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The Beetle Book Hardcover – April 3, 2012
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"Jenkins' splendid array of beetles will surely produce at least one budding coleopterist...distinguished both as natural history and work of art"--Kirkus, starred review
"Jenkins brings his signature style to the world of beetles...As always, the design of the book is exemplary."--Horn Book
"A richly varied and visually riveting introduction to beetles, both familiar and strange."--Booklist, starred review
"Jenkins's enthusiasm for his subject shines through in this rich and varied compendium."--School Library Journal, starred review
"Jenkins offers a wealth of information about beetles and presents it impeccably."--Publishers Weekly, starred review
"The combination of sophisticated look and highly visual approach makes this accessible to a wide audience, and this is one that'll certainly be picked up immediately if left strategically on a library table."--Bulletin
Top Customer Reviews
Bright and colorful, Steve Jenkins has pulled together a great science book that gives all sorts of facts about beetles in a manner that's entertaining, and not overwhelming.
Jenkins uses illustrations in this book instead of photos. And most of the images of the huge variety of beetles that he introduces the reader to, are double in size.
Jenkins displays the various shapes and colors that beetles can have.
He also talks about their numbers, their body parts, their many abilities --like waging chemical warfare-- and facts about their senses, mating habits and more.
Truly there's a great deal of easily digested information in this book.
Overall I really like it. It's great edu-tainment and would be good for a classroom situation because the drawing are large.
Those that are looking for photos will have to look elsewhere. And I actually understand why Jenkins didn't go that route. There are so many beetles that in fact, seeing many of them 'in a photo', doesn't really help identify them. And as the book stands now, the artwork is exceedingly attractive and keeps the reader turning pages to see what's next.
The biggest drawback in my mind, is that the book is written at nearly the 6th grade level.
The book arrived in great condition.
I will admit I was a little put off when I first opened the book and saw how small the font size is, but I quickly got used to it and realized that its size means the text doesn't compete with the illustrations. Beetle names are in boldface in the text, which is helpful. Another nice touch is that the author-illustrator gives us many of the beetles in black silhouette to show their actual sizes.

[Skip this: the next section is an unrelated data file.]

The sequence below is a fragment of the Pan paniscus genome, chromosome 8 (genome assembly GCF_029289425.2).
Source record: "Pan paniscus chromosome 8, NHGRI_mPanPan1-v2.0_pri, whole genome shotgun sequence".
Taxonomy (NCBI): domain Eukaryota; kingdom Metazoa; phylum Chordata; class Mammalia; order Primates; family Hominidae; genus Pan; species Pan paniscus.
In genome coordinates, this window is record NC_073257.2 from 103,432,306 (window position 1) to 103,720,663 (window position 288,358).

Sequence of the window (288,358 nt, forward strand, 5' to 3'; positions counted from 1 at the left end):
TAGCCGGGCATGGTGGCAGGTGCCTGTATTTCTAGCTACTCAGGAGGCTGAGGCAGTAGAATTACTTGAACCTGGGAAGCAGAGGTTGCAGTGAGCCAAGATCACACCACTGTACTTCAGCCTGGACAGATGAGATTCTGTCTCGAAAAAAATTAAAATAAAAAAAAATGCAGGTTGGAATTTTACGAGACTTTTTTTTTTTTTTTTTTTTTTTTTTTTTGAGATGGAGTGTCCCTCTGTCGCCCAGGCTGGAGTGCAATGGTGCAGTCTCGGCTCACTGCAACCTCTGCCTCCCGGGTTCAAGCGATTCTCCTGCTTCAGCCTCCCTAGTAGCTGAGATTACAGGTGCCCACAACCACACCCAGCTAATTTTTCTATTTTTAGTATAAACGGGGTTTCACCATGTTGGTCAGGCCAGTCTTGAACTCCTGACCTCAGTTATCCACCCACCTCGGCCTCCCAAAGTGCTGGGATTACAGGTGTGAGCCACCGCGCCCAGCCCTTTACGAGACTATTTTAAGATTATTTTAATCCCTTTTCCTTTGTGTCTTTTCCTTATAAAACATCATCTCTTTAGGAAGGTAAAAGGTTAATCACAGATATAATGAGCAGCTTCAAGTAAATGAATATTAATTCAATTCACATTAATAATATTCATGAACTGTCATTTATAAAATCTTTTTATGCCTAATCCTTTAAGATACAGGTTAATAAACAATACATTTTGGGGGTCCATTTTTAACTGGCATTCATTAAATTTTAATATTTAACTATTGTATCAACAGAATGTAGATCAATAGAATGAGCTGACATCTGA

Jenkins lets the stark white backgrounds set off the beetles' strong colors and shapes, taking full advantage of negative space and the beetles' symmetry to create graphic art-influenced illustrations. Many of the beetles are static, portrait-style, but some are shown in action, most notably two rhinoceros beetles dueling to win a mate. The illustrations are all the more breathtaking when you realize that they were done entirely using "torn- and cut-paper collage." Jenkins has joined the rarified ranks of Eric Carle and Lois Ehlert in his use of the technique.
The science content may remind you of an Eyewitness book. The Beetle Book is filled with fun facts. For example, have you ever heard of the forest fire beetle? "[It] has special heat-sensing spots on its body. It can detect a fire from more than 20 miles (32 kilometers) away. These beetles fly to the site of the forest fire and lay their eggs in charred wood--wood that is now free of predators." I thought he was going to say the beetles sensed the fire and flew away from it, but instead the beetles fly to the fire!
Stinky beetles, shiny beetles, poisonous beetles (if you eat them!) and camouflaged beetles--Jenkins introduces readers to a colorful cast of characters. One of my favorites is an Australian beetle called Wallace's longicorn, which has a body that's not quite 4 inches long and antennae that can reach 15 inches or so in length.
I'll just end with one final fact, Jenkins' opening sentence: "Line up every kind of plant and animal on Earth... and one of every four will be a beetle." So yes, we're outnumbered. But if you've got a budding scientist on your hands, get him or her The Beetle Book.